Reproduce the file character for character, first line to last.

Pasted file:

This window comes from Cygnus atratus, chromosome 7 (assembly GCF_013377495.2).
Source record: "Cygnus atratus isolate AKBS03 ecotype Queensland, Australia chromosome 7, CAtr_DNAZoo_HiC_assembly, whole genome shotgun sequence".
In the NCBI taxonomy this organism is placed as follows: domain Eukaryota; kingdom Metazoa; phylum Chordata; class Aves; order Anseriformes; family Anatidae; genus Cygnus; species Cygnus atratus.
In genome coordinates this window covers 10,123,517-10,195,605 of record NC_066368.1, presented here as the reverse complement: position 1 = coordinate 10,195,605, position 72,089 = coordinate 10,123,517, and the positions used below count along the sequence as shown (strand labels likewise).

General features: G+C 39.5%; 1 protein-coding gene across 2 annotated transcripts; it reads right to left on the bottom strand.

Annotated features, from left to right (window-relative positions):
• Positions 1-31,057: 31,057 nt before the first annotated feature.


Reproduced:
This window comes from Cygnus atratus, chromosome 7 (assembly GCF_013377495.2).
Source record: "Cygnus atratus isolate AKBS03 ecotype Queensland, Australia chromosome 7, CAtr_DNAZoo_HiC_assembly, whole genome shotgun sequence".
In the NCBI taxonomy this organism is placed as follows: domain Eukaryota; kingdom Metazoa; phylum Chordata; class Aves; order Anseriformes; family Anatidae; genus Cygnus; species Cygnus atratus.
In genome coordinates this window covers 10,123,517-10,195,605 of record NC_066368.1, presented here as the reverse complement: position 1 = coordinate 10,195,605, position 72,089 = coordinate 10,123,517, and the positions used below count along the sequence as shown (strand labels likewise).

General features: G+C 39.5%; 1 protein-coding gene across 2 annotated transcripts; it reads right to left on the bottom strand.

Annotated features, from left to right (window-relative positions):
• Positions 1-31,057: 31,057 nt before the first annotated feature.